Timgad was a Roman colonial town in North Africa founded by the Emperor Trajan around 100 AD. The full name of the town was Colonia Marciana Ulpia Traiana Thamugadi. Trajan commemorated the city after his mother Marcia, father Marcus Ulpius Traianus and his eldest sister Ulpia Marciana.
Located in modern-day Algeria, about 35 km east of the town of Batna, the ruins are important as one of the finest examples of the grid plan in Roman city planning.
The city was established as a military colony by the Emperor Trajan around 100 AD. It was intended to serve as a stronghold against the Berbers in the nearby Aures Mountains. It was originally populated largely by Parthian veterans of the Roman army who were granted lands in return for years in service.
The city enjoyed a peaceful existence for the first several hundred years and became a centre of Christian activity starting in the 3rd century, and a Donatist centre in the 4th century.
In the 5th century, the city was sacked by the Vandals before falling into decline. In 535 AD the Byzantine general Solomon found the city when he came to occupy it. In the following century, the city was briefly repopulated as a primarily Christian city before being destroyed by Berbers in the 7th century and being abandoned.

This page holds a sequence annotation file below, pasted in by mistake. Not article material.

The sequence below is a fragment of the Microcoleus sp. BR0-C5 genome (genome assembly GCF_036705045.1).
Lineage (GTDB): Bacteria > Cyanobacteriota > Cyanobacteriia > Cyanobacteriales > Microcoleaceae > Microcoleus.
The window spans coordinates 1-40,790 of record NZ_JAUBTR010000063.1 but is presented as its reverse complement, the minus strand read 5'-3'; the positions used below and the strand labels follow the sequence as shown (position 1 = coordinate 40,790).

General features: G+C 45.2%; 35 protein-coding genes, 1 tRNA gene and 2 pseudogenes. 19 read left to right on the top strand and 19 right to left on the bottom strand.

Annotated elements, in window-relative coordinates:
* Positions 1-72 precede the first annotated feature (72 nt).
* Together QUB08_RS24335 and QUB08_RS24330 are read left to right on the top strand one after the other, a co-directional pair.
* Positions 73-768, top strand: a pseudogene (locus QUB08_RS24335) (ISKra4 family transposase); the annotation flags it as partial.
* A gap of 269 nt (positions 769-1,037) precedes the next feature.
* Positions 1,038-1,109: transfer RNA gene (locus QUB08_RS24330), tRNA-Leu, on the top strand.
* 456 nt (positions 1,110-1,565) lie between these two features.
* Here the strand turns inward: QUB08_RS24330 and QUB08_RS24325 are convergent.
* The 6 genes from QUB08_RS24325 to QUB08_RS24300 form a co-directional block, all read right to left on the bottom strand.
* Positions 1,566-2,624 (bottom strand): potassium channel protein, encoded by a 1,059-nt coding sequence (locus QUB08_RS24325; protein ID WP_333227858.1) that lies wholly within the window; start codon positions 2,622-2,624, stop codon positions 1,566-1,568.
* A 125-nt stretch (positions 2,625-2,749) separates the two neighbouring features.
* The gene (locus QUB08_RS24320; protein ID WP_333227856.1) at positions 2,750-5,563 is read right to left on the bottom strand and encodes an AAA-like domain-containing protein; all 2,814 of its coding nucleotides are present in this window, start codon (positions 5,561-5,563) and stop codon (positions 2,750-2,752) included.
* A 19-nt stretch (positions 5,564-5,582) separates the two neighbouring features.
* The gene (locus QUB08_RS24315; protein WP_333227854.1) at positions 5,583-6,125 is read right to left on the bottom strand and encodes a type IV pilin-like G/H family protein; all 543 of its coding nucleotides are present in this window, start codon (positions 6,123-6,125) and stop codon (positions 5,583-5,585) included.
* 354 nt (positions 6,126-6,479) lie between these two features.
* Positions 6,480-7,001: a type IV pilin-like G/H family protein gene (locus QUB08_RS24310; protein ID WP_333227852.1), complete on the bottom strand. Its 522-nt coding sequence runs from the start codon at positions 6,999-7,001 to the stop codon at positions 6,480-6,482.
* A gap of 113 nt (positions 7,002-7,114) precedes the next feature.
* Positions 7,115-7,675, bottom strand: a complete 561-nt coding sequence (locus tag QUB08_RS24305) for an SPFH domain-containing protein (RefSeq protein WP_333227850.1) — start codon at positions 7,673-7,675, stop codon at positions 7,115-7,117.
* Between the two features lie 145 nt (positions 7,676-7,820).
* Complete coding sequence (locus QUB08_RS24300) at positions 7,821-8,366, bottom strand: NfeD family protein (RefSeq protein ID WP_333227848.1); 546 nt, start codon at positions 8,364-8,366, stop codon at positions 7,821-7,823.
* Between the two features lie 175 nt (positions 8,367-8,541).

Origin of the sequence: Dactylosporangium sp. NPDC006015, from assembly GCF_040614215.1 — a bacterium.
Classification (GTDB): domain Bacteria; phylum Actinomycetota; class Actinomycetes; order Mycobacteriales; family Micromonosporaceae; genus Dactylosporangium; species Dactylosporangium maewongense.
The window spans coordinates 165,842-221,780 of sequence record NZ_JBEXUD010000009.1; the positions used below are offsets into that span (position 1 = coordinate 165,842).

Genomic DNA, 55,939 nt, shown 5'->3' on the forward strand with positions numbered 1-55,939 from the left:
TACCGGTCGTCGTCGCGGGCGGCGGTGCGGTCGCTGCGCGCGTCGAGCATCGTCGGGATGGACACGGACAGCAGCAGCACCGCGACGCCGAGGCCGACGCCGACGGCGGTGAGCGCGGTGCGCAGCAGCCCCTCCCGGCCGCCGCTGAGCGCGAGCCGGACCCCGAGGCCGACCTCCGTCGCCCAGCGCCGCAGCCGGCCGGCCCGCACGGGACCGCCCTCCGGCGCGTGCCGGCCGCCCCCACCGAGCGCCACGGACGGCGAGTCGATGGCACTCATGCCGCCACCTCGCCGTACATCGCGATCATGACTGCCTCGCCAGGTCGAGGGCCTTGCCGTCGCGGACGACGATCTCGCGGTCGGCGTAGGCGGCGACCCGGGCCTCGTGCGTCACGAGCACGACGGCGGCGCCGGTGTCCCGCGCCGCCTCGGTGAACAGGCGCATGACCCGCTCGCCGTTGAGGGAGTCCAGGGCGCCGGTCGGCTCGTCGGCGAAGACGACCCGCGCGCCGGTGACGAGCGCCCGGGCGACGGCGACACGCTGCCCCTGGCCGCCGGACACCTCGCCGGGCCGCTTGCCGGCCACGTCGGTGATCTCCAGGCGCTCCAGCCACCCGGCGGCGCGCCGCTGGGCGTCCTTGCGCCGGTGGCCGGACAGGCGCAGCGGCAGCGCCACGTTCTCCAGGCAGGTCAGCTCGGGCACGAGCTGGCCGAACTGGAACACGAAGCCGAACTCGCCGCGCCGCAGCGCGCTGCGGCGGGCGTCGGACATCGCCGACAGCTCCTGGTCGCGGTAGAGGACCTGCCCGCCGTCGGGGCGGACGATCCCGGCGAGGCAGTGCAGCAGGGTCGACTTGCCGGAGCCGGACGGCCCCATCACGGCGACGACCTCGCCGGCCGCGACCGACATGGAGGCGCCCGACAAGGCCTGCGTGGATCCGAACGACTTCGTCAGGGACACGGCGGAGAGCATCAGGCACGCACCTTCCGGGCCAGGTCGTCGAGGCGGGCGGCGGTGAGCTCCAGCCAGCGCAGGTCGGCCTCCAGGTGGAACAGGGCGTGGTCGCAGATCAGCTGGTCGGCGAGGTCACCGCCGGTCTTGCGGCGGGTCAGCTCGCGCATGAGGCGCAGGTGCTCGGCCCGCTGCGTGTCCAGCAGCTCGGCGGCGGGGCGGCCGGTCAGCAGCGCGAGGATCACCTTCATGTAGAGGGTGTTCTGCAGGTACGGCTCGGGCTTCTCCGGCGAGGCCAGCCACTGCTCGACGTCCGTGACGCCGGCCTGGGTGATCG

Because no new settlements were founded on the site after the 7th century, the town was partially preserved under sand up to a depth of approximately one meter. The encroachment of the Sahara on the ruins was the principal reason why the town is so well preserved.
After the Berber sacking in the 7th century the city disappeared from history until its excavation in 1881.
Timgad was named as a World Heritage Site by UNESCO in 1982.
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